“In selecting these subjects of a peoples gratitude and veneration the greatest care should be exercised lest what is now an honored and beautiful custom become one of derision and contempt.”
“The state of Illinois could with propriety erect a monument to Lincoln or Grant; Virginia to Washington, Jefferson, or Henry; Ohio to Wm. Tecumseh Sherman; Massachusetts to Samuel Adams; Pennsylvania to Benjamin Franklin; Oregon to Edward Baker; of Washington to General Isaac I. Stevens, her first governor, a brave pioneer, a distinguished statesman, and a gallant soldier.”
“Upon what theory is it proposed to erect a monument to perpetuate the memory of Governor Rogers? What was there in his life as a citizen or career as an office-holder to justify this greatest popular tribute? Except the fact that he happened to die in office, in what respect did his career differ from that of the ordinary run of governors? He was neither a statesman nor a soldier, nor a poet, nor an artist, nor an orator, nor an inventor, nor a discoverer, nor a philanthropist, nor a pioneer. Even as a druggist, which occupation he followed before entering the field of politics, he failed to make any revolution in the science of pharmacy, and although he wrote some ridiculous books which nobody remembers, he never took rank as an author. As a politician he failed to rise above the level of the every day populist politician of the Omaha platform school, beginning his political career by attacking corporations and ending it by soliciting railroad support. After posing as the champion of popular rights, when the opportunity came to go to the front in the fight against the merger, along with Governor Van Sant, he shrunk into pitiable littleness and played the role of a weak and nerveless trimmer.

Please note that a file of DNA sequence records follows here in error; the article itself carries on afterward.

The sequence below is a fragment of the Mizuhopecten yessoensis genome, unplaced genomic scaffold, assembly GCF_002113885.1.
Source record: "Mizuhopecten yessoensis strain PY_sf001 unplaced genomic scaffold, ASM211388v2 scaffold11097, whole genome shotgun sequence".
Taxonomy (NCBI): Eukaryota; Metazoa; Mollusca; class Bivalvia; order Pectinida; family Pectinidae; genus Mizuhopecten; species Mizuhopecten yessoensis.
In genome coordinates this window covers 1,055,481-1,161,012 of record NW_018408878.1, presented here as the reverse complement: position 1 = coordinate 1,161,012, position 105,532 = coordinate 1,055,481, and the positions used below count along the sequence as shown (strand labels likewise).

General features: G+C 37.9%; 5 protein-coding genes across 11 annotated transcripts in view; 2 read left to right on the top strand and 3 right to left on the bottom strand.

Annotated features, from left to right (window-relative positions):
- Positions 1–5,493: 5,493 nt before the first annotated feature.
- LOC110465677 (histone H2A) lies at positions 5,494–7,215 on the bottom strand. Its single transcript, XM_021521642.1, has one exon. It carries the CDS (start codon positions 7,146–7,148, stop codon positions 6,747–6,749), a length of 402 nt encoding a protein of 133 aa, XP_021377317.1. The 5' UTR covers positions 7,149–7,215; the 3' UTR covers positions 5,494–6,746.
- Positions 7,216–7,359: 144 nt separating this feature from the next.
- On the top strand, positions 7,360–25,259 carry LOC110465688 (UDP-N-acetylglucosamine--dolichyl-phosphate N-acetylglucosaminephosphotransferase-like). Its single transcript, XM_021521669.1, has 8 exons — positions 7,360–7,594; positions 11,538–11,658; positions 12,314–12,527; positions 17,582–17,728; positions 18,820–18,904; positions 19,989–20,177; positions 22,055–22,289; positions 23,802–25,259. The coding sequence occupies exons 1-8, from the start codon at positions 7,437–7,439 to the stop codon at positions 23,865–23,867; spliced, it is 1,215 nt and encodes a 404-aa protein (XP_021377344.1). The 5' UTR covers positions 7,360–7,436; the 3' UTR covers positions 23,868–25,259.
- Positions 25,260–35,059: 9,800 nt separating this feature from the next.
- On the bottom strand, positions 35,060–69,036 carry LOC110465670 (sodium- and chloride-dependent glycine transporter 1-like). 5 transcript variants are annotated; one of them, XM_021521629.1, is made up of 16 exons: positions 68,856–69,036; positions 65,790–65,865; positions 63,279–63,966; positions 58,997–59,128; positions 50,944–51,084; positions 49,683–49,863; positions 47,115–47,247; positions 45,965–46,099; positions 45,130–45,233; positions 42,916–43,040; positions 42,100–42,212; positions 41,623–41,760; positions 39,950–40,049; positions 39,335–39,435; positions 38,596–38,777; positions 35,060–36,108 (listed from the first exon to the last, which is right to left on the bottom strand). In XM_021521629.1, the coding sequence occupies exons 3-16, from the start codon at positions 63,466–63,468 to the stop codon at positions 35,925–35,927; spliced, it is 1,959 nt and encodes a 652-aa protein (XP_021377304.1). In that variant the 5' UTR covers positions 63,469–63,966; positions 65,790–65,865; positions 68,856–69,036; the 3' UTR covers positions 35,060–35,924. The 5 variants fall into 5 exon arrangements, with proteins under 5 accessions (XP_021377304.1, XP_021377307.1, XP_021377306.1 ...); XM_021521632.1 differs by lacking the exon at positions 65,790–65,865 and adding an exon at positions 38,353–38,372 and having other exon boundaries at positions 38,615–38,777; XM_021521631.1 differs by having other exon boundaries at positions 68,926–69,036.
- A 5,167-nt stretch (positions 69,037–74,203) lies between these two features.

“After the exhibition furnished by the last legislature it seemed that the limit of human folly had been reached and that nothing could ever happen again to shock the common sense of the average person in the state of Washington, but the proposition to erect a monument by public subscription to the late Governor Rogers proves that there is no limit to human folly. If the falling political fortunes of these parasites will be temporarily propped by being attached to the remains of John R. Rogers that is no reason why whole communities should be involved in their folly and great state made ridiculous.”
Winston died Apr. 3, 1904, and his newspaper died with him, the final issue assembled as a printed memorial by his friends. The Rogers statue was unveiled a few months later on the Capitol grounds, known today as Sylvester Park in downtown Olympia. Historian Gordon Newell commented in his book Rogues, Buffoons & Statesmen (1975):
“The body of John Rankin Rogers was buried in his home town of Puyallup, but the school children of the state donated their pennies and nickels to pay for a very bad statue of a good man and the lifesized figure of a frock-coated Rogers stands to this day in Sylvester park, its back to the old gray sandstone statehouse and its face toward a high-rise luxury hotel across from what used to be Main street. Carved in the granite base is the creed of the old Populist … ‘I would prevent the poor from being utterly impoverished by the greedy and avaricious … the rich can take care of themselves.'”